That’s the logistics side of things — but what about actually coming up with your ad?
Here are some great examples of what to do:
Make your ad match your overall brand.
Your ad should look good, but if your entire online presence is super laid back, it shouldn’t seem overly stiff/professional/edited. And the colors, filters, and fonts used in your ad should be the same that are used in your other Instagram photos or online branding in general.
The Function of Beauty Instagram ad matches their online branding flawlessly — heading from the Instagram ad to the website is a seamless experience without any jarring transitions.
Have it fit with the flow.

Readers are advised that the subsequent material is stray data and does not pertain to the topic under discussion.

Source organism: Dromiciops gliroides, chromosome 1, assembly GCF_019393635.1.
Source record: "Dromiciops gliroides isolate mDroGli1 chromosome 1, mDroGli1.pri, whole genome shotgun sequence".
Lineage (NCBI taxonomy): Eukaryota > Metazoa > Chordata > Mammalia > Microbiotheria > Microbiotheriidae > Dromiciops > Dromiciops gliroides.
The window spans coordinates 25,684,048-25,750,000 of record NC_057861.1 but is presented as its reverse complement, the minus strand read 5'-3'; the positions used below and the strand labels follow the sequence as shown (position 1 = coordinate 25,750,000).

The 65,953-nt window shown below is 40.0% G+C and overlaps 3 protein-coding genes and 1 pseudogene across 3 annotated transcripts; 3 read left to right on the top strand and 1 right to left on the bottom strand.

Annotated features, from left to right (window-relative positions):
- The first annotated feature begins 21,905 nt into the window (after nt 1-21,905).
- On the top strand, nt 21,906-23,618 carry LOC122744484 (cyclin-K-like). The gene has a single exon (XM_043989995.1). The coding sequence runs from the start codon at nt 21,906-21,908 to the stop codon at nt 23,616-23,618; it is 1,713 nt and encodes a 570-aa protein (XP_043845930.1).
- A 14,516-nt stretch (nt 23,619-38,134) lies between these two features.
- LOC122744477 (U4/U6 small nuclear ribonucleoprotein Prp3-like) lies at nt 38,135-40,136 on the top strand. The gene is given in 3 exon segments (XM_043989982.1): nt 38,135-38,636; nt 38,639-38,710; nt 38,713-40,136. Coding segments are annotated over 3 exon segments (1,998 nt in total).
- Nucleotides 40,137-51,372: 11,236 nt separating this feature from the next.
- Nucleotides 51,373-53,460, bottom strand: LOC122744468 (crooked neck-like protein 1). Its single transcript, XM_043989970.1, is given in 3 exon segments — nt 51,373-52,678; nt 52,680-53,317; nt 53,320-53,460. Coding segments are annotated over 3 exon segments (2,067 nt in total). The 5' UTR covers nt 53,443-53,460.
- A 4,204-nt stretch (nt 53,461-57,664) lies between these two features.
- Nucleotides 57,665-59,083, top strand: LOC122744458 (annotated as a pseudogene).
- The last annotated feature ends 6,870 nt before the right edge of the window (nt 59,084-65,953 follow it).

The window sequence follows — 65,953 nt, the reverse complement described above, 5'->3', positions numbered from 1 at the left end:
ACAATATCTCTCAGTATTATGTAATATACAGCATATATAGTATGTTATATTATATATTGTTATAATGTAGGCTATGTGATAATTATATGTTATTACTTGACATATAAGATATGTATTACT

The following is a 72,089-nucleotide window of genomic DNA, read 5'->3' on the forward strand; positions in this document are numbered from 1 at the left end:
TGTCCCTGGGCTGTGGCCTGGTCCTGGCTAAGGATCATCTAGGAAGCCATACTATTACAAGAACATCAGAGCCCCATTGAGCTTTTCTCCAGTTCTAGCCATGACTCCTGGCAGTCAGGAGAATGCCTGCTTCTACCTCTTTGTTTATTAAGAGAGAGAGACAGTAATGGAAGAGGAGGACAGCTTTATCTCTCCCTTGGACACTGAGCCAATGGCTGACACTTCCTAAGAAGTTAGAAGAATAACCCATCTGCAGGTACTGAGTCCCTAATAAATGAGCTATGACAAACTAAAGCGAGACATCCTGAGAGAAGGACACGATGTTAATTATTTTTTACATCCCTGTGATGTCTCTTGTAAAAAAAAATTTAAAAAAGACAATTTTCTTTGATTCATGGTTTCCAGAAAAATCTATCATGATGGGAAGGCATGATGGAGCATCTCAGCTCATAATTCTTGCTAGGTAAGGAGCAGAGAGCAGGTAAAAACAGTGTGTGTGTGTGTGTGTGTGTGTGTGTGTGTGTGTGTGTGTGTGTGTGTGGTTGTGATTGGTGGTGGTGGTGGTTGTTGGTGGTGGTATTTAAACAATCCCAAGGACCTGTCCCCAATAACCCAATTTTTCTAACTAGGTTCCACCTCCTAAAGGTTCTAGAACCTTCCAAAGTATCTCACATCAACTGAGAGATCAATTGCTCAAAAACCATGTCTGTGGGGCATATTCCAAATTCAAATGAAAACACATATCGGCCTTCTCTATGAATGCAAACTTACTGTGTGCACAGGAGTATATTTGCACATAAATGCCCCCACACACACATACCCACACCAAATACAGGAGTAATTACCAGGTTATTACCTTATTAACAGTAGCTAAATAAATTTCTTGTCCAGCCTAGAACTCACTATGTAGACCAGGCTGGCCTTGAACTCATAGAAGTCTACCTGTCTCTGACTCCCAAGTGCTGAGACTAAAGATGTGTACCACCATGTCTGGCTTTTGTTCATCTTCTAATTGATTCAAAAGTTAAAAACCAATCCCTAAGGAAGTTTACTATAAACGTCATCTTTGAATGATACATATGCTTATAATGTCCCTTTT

Don’t make it super jarring or in your face — people on Instagram want to have a beautiful browsing experience, and if your ad is too “ad-like” people will be annoyed that you shocked them out of their pretty picture skimming. As an example, the Dragontree Dreambook ad above is laid out like your average Instagram post. It wouldn’t look out of place on a lifestyle account with tips about how to plan in the morning.
Make it clear what’s going on and what to do next.
If you look at the ad above, it’s very clear about:
- What is being sold
- Who’s selling it
- That it’s limited-time (which is made clear in the accompanying text, not as much in the ad itself)
- What the next step is (shop now)
There’s always more to learn when it comes to online ads and Instagram ads in particular, from advanced targeting to retargeting and more — but this is enough to get up and running. Good luck, and if you want more tips on advertising your lifestyle business, make sure to subscribe to the blog.